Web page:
Exploring the new challenge of combining the art of healing with the new science of machine learning.
A hard question to answer
Similar to diagnosis, prognostication is an extremely challenging, yet crucially important part of providing excellent clinical care. Unfortunately, we’re often poor prognosticators. As an Intensivist, I’m often faced with questions from families asking about what will happen when the breathing tube is removed. My brain searches and comes up with a very rough estimate: “minutes to hours,” “hours to days,” or “days to weeks,” usually with the additional, “it’s out of our hands,” leaving a grey fog in the room.
Machine learning and prognostication
Oncologist Siddhartha Mukherjee recently wrote in the New York Times Magazine about a cat who could prognosticate the upcoming demise of terminally ill patients in a nursing home. The story of the cat, Oscar, made it all the way to the NEJM in 2007. Mukherjee describes not a cat for every cancer ward, but a deep learning network, also known as artificial intelligence or machine learning, to facilitate prognostication.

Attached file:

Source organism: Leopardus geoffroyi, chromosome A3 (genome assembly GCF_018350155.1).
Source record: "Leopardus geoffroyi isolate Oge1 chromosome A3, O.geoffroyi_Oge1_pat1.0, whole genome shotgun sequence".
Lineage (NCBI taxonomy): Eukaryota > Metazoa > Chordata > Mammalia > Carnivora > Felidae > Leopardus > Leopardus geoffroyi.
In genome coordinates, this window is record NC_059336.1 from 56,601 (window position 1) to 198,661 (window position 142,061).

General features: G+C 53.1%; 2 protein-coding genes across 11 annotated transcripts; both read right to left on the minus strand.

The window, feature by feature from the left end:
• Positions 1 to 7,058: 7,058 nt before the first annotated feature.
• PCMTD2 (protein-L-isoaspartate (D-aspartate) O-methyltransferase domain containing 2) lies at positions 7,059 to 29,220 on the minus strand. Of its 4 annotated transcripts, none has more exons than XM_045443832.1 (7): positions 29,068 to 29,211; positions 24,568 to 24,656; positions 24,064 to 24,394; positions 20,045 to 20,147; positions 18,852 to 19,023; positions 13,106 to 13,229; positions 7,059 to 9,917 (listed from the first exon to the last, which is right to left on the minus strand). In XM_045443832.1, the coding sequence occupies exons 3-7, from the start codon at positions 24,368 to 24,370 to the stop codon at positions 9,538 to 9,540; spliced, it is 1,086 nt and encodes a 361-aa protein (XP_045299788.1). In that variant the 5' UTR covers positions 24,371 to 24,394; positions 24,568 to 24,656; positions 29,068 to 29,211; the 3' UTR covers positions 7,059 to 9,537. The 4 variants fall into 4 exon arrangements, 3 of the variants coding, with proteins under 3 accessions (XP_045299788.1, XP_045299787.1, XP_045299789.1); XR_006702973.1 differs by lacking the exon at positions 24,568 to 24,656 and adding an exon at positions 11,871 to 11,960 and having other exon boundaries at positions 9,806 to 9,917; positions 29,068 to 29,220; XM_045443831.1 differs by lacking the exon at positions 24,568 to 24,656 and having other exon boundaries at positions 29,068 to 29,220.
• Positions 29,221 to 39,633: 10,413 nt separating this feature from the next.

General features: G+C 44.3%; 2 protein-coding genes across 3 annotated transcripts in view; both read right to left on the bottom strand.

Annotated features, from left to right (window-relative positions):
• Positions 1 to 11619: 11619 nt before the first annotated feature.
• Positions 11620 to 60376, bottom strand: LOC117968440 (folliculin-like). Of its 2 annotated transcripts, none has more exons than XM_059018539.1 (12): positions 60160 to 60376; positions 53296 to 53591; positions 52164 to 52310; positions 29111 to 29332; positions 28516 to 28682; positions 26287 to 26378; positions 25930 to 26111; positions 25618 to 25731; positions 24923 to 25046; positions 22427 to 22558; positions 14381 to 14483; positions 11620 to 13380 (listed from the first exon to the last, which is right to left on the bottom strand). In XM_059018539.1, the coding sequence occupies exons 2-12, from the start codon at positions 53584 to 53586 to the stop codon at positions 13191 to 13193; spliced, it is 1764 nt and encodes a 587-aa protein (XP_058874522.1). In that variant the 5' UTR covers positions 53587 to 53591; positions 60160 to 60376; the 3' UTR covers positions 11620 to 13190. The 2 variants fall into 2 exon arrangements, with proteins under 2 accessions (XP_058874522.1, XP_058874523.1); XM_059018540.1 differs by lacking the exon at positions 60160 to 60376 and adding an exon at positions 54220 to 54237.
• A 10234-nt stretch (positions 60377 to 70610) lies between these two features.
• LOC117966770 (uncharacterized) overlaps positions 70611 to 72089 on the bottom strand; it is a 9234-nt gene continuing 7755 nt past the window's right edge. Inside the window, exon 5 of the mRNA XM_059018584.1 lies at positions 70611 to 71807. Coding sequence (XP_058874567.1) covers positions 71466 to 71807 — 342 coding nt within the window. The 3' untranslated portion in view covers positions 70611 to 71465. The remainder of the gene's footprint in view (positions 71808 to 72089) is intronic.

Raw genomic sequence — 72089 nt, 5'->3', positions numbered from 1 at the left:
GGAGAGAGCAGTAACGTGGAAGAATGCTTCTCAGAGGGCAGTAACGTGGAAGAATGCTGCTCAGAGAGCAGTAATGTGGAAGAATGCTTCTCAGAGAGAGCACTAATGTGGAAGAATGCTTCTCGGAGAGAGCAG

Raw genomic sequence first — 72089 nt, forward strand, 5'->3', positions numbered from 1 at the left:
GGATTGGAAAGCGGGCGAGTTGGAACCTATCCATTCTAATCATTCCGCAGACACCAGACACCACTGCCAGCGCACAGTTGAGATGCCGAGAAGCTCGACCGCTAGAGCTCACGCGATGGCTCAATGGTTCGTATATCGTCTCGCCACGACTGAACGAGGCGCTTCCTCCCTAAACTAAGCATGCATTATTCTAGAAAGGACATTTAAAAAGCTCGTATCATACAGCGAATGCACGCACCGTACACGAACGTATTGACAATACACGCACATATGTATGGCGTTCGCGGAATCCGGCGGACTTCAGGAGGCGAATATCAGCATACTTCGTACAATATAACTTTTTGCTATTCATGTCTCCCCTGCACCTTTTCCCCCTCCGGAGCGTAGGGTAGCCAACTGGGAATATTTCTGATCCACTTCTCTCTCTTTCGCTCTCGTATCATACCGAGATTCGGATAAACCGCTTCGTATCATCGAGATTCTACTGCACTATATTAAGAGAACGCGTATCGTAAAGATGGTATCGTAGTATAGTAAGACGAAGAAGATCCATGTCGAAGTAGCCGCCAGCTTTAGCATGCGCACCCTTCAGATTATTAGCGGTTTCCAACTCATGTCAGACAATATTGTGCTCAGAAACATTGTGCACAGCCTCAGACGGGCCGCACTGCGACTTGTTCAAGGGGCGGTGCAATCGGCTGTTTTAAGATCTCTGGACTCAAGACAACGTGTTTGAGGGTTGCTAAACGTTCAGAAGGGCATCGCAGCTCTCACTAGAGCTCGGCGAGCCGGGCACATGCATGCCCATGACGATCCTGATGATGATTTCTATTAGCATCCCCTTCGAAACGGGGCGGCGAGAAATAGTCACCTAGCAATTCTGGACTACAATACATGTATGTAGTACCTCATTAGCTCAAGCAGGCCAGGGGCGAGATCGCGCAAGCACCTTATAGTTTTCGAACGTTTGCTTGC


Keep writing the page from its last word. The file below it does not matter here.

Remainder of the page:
Researchers at Stanford fed a deep neural network clinical data from 200,000 patients (160,000 to learn a “dying algorithm,” then 40,000 to test it on). The results were impressive—the algorithm identified 9/10 patients predicted to die within a 3-12 month time window, and 95% of patients assigned low probabilities survived longer than 12 months.
The art of talking to patients and their families
Talking to patients and their families about their ultimate demise feels like art rather than science to me. Part of me is comforted by saying, “it’s out of our hands,” and I sometimes even say, “it’s beyond science at this point.” However, as technology advances, the future may put this type of prognostication back into the world of tests, statistics, and numbers. It will be a new challenge to combine the art of healing with the new science of machine learning in medicine.